“Have a nice time?” Robin asked her.
“Yeah, you shoulda come down.”
“Too much work.”
Faith ignored him.
“Norman did it.”
“That your mother?”
“Oh. That’s not your dad…” Robin looked at the face hard. “Is that –? That’s him, isn’t it? That’s Wilkins.”
Faith licked her lips nervously. “Yeah.”
“Did he really look like that? All, friendly and…John Q. Public?”
“Yeah. I don’t think I ever heard him raise his voice, at least not with me anyway.” She turned and put her arms around Robin’s waist.
“Whoa, whoa! Easy.” He made as if she was throwing him off-balance, but she had already released him. She looked at him, hurt.
“So…” he said, hobbling away from her. “What’s the good word on Norman?”
“I’m supposed to call him tomorrow. They’ll maybe put a speaker phone in his room and let us talk for a few minutes.”
“Is he any better?”
“He will be. Right now, he’s just feelin’ real sick. But he isn’t rejectin’ the bone marrow at all. They said he’s even recovering faster than they’ve seen someone do before.”
“Must be that slayer marrow.”
“Yeah, maybe. Maybe I should give you some slayer marrow? Get you off your ass and –”
Robin immediately began to leave the room.
“What’s up with you?” Faith demanded, as she followed him into the kitchen. “I’m only teasin’, Robin.”
“Are you that blind or just simple-minded?”
“Excuse me?” Faith asked hotly.
“Oh, right,” Robin continued, ignoring her, “I forgot this is the woman who refused to acknowledge her own child when he first showed up, so I shouldn’t be surprised, should I?”
“Okay, Ace, what is it today? Angry, drunk or both?”
“Look at me, Faith! I’m crippled. Get it? Crippled.”
“I see. Angry. And yes, you’re crippled. But you’re still alive. So get on with your life. Norman has. So can you.”
“No. No, Faith, that’s where you’re wrong. See, Norman’s gonna get better. Not today, not for a while. But before anyone knows it, including Norman, he is gonna be normal.”
He shut his mouth tightly, and his nostrils flared as he exhaled. “I’m not, Faith,” he said with quiet intensity. “No matter what anyone does, this leg is gone. There is no leg transplant, Faith. Willow already said there is no spell like she did for Xander. There’s only plastic and metal and…and I’m… Never. Getting. Any. Better.” He turned from her and said with quiet resignation, “Never.”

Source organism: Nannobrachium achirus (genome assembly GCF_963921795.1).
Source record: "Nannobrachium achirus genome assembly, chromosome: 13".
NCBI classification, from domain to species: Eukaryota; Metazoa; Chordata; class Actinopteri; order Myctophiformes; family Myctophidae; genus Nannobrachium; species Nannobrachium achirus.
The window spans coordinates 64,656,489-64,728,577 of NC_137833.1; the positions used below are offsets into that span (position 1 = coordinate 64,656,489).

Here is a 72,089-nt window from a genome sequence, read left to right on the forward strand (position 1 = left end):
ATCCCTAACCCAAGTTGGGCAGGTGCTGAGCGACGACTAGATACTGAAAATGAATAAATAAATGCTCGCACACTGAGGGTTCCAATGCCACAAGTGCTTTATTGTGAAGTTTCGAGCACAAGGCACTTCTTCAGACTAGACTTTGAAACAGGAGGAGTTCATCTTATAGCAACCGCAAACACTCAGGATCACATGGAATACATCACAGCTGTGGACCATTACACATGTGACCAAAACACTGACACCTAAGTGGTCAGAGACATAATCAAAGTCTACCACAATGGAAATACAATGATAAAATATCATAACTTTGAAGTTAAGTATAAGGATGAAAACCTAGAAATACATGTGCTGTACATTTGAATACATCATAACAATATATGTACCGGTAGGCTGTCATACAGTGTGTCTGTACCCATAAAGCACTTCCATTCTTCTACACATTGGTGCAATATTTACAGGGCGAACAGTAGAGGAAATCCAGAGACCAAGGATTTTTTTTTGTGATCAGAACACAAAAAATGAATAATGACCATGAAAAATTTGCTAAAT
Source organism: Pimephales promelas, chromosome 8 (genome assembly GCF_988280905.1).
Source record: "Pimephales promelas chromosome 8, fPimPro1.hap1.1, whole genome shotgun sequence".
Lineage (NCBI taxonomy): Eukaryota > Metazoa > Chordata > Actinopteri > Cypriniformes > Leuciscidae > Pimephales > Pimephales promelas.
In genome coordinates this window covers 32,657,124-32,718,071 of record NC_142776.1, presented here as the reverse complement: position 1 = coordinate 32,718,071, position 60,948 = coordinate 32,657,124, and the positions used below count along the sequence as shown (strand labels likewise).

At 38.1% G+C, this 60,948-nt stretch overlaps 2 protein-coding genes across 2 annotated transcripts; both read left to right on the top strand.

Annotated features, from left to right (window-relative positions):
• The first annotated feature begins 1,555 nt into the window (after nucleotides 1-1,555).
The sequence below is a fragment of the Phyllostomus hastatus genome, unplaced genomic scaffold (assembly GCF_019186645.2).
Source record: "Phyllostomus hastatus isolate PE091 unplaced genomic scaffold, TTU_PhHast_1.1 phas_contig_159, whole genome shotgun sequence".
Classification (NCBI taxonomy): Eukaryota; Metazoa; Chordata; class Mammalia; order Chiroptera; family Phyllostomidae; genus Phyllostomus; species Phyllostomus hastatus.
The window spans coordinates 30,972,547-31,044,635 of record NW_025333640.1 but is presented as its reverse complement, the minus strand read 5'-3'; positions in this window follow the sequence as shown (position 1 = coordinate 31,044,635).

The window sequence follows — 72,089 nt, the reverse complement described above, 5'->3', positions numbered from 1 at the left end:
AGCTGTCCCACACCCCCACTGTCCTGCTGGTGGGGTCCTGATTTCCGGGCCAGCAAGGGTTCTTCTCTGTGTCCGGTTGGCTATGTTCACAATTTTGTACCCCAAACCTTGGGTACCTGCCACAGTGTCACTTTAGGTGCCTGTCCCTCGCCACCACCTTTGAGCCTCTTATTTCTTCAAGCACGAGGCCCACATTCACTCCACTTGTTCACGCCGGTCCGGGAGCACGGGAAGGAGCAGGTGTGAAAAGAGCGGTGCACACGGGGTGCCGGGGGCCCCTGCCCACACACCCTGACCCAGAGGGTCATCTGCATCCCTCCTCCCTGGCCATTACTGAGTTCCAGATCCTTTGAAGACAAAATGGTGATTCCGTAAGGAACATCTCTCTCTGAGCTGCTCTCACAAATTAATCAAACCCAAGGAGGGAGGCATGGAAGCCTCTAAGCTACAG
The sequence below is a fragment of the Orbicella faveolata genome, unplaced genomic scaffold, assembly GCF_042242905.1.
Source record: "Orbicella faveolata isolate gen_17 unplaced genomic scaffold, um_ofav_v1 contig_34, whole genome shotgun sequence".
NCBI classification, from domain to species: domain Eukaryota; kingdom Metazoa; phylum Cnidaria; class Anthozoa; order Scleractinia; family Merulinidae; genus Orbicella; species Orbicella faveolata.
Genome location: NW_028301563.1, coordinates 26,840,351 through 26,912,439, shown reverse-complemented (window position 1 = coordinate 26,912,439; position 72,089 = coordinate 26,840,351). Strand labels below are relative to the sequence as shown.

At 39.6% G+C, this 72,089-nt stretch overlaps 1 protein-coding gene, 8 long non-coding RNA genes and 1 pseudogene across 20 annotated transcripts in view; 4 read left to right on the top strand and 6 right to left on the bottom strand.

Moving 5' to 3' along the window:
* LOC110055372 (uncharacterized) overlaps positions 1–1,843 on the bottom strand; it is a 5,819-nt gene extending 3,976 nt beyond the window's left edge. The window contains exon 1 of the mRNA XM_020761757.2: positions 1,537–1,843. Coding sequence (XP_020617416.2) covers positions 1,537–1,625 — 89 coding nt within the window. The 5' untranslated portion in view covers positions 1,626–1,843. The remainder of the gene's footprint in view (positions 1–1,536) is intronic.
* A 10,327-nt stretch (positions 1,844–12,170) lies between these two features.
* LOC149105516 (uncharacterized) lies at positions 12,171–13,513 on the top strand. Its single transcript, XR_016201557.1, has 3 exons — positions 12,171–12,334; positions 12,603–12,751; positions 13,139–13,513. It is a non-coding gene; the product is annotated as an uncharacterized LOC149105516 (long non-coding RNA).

Faith looked at him for a few seconds. “Fine,” she said, throwing her hands up. “If that’s how you wanna see it, fine. I just hope you realize it’s not your leg that I fell in love with. That’s not what makes you a man in my eyes.”
She turned and strode from the kitchen. Robin followed after her and saw her open the front door with a jacket in her hand. “Where are you going? Faith!”
She didn’t answer and left the room, slamming the door behind her.
Watchers Council – Moments Later
The front door of the Council building swung open sharply and hit the side of the building. Faith stomped angrily through the doorway and lit a cigarette. She took a few puffs, gradually getting her breathing under control. Then she began to walk over the Council grounds, enjoying the night air. Finally, she dropped the cigarette to the ground.
Faith’s boot crushed the cigarette into the dirt. For a brief moment, her feet shuffled in place, and then she stepped away. The sound of her footsteps softly faded into the distance.
A moment later, a wild rabbit appeared, hopping into the patch of grass where Faith had stood. It wiggled its nose and took another hop or two. Suddenly it sat up, alert to some danger. Its head moved in quick jerks, left and right. Then it leapt away.
A long shadow crossed the ground where the rabbit had been. The shadow followed the rabbit’s trail into a nearby bush. There was a single, shrill scream, then a spray of blood spurted out from behind the bush, soaking the ground and dropping on the leaves of the bush like rain.
End of Maternal Instinct
Next on Watchers…
Rowena learns rank has its disadvantages when a mission to Vancouver goes horribly wrong and she is forced to call Willow, Xander and Vi before a Council tribunal on charges of negligence.